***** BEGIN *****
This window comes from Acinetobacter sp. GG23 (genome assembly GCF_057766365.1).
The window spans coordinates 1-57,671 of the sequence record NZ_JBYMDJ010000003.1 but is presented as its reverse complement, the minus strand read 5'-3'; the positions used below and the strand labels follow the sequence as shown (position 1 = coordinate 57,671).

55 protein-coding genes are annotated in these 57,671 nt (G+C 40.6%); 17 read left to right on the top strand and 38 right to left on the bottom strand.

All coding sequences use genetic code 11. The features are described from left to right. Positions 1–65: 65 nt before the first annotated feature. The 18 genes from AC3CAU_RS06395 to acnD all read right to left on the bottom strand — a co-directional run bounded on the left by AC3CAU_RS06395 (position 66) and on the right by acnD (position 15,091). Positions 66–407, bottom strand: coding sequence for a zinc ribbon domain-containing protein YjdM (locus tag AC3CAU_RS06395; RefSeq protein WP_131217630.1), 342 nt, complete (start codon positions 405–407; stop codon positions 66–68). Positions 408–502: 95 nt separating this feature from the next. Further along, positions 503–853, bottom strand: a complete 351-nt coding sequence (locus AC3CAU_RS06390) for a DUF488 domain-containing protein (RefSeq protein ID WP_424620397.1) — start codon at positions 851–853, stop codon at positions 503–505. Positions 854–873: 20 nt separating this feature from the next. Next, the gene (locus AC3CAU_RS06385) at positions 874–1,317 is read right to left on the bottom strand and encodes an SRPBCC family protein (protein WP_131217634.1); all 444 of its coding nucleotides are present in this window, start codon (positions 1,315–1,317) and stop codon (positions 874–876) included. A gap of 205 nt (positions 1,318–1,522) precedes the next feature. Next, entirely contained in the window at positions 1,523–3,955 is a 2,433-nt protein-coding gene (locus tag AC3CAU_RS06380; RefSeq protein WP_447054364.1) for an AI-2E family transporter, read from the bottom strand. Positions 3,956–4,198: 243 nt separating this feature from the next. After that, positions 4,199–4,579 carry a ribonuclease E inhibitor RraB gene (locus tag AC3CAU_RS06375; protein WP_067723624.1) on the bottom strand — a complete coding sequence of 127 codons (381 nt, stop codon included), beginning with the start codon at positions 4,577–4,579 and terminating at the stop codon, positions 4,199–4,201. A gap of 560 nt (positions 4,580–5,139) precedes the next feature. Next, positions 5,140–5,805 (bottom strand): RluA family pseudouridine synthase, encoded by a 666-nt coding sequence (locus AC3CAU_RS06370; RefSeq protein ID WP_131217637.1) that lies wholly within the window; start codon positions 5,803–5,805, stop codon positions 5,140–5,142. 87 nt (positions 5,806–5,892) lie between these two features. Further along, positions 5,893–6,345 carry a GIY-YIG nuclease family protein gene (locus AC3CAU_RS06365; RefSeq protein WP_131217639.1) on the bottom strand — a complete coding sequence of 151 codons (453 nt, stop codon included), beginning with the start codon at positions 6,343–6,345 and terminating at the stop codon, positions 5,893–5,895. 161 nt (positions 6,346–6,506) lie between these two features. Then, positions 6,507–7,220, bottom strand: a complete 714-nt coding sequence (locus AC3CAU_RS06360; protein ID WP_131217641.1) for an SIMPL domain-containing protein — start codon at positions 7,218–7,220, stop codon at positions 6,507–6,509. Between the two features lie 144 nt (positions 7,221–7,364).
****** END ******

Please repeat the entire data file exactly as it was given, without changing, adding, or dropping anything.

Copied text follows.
This window comes from Acinetobacter sp. GG23 (genome assembly GCF_057766365.1).
The window spans coordinates 1-57,671 of the sequence record NZ_JBYMDJ010000003.1 but is presented as its reverse complement, the minus strand read 5'-3'; the positions used below and the strand labels follow the sequence as shown (position 1 = coordinate 57,671).

55 protein-coding genes are annotated in these 57,671 nt (G+C 40.6%); 17 read left to right on the top strand and 38 right to left on the bottom strand.

All coding sequences use genetic code 11. The features are described from left to right. Positions 1–65: 65 nt before the first annotated feature. The 18 genes from AC3CAU_RS06395 to acnD all read right to left on the bottom strand — a co-directional run bounded on the left by AC3CAU_RS06395 (position 66) and on the right by acnD (position 15,091). Positions 66–407, bottom strand: coding sequence for a zinc ribbon domain-containing protein YjdM (locus tag AC3CAU_RS06395; RefSeq protein WP_131217630.1), 342 nt, complete (start codon positions 405–407; stop codon positions 66–68). Positions 408–502: 95 nt separating this feature from the next. Further along, positions 503–853, bottom strand: a complete 351-nt coding sequence (locus AC3CAU_RS06390) for a DUF488 domain-containing protein (RefSeq protein ID WP_424620397.1) — start codon at positions 851–853, stop codon at positions 503–505. Positions 854–873: 20 nt separating this feature from the next. Next, the gene (locus AC3CAU_RS06385) at positions 874–1,317 is read right to left on the bottom strand and encodes an SRPBCC family protein (protein WP_131217634.1); all 444 of its coding nucleotides are present in this window, start codon (positions 1,315–1,317) and stop codon (positions 874–876) included. A gap of 205 nt (positions 1,318–1,522) precedes the next feature. Next, entirely contained in the window at positions 1,523–3,955 is a 2,433-nt protein-coding gene (locus tag AC3CAU_RS06380; RefSeq protein WP_447054364.1) for an AI-2E family transporter, read from the bottom strand. Positions 3,956–4,198: 243 nt separating this feature from the next. After that, positions 4,199–4,579 carry a ribonuclease E inhibitor RraB gene (locus tag AC3CAU_RS06375; protein WP_067723624.1) on the bottom strand — a complete coding sequence of 127 codons (381 nt, stop codon included), beginning with the start codon at positions 4,577–4,579 and terminating at the stop codon, positions 4,199–4,201. A gap of 560 nt (positions 4,580–5,139) precedes the next feature. Next, positions 5,140–5,805 (bottom strand): RluA family pseudouridine synthase, encoded by a 666-nt coding sequence (locus AC3CAU_RS06370; RefSeq protein ID WP_131217637.1) that lies wholly within the window; start codon positions 5,803–5,805, stop codon positions 5,140–5,142. 87 nt (positions 5,806–5,892) lie between these two features. Further along, positions 5,893–6,345 carry a GIY-YIG nuclease family protein gene (locus AC3CAU_RS06365; RefSeq protein WP_131217639.1) on the bottom strand — a complete coding sequence of 151 codons (453 nt, stop codon included), beginning with the start codon at positions 6,343–6,345 and terminating at the stop codon, positions 5,893–5,895. 161 nt (positions 6,346–6,506) lie between these two features. Then, positions 6,507–7,220, bottom strand: a complete 714-nt coding sequence (locus AC3CAU_RS06360; protein ID WP_131217641.1) for an SIMPL domain-containing protein — start codon at positions 7,218–7,220, stop codon at positions 6,507–6,509. Between the two features lie 144 nt (positions 7,221–7,364).